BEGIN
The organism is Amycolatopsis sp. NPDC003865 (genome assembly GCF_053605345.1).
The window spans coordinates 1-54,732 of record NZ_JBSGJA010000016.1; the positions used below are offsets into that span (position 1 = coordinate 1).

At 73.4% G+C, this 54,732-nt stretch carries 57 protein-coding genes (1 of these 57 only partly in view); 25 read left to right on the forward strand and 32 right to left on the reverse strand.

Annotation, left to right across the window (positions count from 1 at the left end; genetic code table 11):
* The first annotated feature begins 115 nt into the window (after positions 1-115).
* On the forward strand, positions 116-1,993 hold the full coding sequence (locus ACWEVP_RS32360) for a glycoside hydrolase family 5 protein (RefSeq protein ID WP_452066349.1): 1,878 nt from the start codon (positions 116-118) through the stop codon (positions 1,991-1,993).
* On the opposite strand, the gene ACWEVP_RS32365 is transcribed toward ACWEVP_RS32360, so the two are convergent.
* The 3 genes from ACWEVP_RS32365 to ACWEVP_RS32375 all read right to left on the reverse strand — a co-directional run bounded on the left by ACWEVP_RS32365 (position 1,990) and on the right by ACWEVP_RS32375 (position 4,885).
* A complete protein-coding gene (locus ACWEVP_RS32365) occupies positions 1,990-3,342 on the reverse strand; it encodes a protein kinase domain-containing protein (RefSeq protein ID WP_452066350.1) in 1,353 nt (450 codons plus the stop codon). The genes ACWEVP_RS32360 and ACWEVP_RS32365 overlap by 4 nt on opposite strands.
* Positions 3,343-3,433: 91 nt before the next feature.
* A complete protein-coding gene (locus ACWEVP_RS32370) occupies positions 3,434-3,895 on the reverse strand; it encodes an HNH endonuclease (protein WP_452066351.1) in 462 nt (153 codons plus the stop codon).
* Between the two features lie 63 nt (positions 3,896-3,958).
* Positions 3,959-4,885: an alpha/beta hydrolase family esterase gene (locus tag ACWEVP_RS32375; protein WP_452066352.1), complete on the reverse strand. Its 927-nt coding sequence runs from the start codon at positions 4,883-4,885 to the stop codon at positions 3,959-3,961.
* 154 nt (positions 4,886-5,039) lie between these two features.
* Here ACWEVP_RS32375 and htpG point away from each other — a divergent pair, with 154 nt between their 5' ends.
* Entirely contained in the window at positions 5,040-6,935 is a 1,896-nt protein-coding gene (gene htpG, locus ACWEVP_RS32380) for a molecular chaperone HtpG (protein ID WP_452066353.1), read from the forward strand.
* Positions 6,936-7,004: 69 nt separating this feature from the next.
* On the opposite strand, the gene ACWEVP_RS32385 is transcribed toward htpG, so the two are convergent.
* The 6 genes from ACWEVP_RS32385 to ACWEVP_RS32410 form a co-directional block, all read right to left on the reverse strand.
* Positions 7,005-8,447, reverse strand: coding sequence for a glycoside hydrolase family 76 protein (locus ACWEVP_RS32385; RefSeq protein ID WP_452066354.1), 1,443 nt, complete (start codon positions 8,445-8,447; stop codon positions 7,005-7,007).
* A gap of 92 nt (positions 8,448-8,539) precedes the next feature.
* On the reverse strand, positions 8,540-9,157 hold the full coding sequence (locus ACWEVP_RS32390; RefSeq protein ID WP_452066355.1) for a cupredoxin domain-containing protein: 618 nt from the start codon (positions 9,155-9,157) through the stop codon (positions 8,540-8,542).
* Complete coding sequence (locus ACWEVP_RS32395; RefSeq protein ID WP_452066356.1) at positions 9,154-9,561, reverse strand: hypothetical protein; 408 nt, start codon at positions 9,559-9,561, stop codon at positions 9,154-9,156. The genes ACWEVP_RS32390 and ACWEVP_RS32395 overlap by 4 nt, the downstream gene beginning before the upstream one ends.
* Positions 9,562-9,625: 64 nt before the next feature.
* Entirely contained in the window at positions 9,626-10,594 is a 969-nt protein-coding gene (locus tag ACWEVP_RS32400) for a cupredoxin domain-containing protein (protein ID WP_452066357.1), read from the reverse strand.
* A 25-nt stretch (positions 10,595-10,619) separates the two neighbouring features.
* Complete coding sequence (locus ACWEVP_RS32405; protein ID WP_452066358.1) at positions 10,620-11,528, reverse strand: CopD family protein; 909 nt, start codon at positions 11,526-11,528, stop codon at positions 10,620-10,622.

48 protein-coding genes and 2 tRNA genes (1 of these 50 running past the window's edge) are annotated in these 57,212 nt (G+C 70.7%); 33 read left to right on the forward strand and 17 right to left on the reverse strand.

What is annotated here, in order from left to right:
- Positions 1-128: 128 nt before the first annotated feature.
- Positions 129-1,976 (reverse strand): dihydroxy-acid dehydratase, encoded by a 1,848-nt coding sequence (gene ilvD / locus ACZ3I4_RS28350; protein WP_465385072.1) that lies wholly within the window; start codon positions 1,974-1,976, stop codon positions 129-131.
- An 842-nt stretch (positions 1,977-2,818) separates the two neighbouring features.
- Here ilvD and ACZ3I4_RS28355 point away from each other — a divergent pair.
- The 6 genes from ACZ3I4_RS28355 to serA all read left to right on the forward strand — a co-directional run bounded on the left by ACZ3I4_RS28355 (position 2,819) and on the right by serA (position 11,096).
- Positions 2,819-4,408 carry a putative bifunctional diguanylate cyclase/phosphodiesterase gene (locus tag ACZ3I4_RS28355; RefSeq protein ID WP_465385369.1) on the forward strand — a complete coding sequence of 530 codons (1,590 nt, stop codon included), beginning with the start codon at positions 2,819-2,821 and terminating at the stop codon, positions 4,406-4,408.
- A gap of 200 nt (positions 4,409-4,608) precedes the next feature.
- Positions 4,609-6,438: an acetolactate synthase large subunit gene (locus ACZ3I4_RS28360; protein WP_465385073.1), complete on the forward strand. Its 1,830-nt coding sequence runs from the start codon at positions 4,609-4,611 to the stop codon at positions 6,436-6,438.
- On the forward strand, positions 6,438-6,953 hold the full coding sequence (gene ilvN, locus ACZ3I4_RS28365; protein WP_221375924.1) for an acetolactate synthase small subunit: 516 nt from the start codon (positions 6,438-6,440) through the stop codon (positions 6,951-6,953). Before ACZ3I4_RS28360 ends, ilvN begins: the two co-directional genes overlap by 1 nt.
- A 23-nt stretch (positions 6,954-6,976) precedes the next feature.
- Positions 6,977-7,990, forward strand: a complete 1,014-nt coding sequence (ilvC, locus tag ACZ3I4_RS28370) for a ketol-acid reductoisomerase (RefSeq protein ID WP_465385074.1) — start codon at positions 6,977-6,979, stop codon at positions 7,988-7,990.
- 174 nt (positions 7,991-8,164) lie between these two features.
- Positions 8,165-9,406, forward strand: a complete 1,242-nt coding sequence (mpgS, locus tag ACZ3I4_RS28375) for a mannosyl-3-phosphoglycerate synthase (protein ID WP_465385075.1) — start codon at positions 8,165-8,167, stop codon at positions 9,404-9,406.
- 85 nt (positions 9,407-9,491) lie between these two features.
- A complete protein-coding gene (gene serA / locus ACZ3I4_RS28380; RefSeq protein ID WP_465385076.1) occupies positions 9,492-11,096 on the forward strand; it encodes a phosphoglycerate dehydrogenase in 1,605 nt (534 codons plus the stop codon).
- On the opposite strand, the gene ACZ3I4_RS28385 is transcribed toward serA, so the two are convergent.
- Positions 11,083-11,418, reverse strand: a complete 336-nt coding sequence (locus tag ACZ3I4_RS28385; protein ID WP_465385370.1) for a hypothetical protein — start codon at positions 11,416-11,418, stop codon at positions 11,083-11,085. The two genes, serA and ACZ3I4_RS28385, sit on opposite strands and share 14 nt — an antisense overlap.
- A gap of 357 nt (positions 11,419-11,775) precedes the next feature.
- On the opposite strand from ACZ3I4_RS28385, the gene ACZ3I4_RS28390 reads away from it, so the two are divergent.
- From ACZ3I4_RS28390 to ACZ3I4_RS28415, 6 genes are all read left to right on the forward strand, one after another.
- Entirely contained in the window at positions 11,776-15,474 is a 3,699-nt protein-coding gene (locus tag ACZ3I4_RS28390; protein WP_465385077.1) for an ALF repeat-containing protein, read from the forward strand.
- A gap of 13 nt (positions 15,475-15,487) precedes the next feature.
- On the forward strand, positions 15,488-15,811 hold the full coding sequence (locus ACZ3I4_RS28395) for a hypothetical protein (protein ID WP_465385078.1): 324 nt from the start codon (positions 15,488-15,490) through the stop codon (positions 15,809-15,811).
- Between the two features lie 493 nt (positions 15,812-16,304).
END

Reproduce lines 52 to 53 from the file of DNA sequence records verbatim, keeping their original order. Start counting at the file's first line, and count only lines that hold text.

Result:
- On the forward strand, positions 15,488-15,811 hold the full coding sequence (locus ACZ3I4_RS28395) for a hypothetical protein (protein ID WP_465385078.1): 324 nt from the start codon (positions 15,488-15,490) through the stop codon (positions 15,809-15,811).
- Between the two features lie 493 nt (positions 15,812-16,304).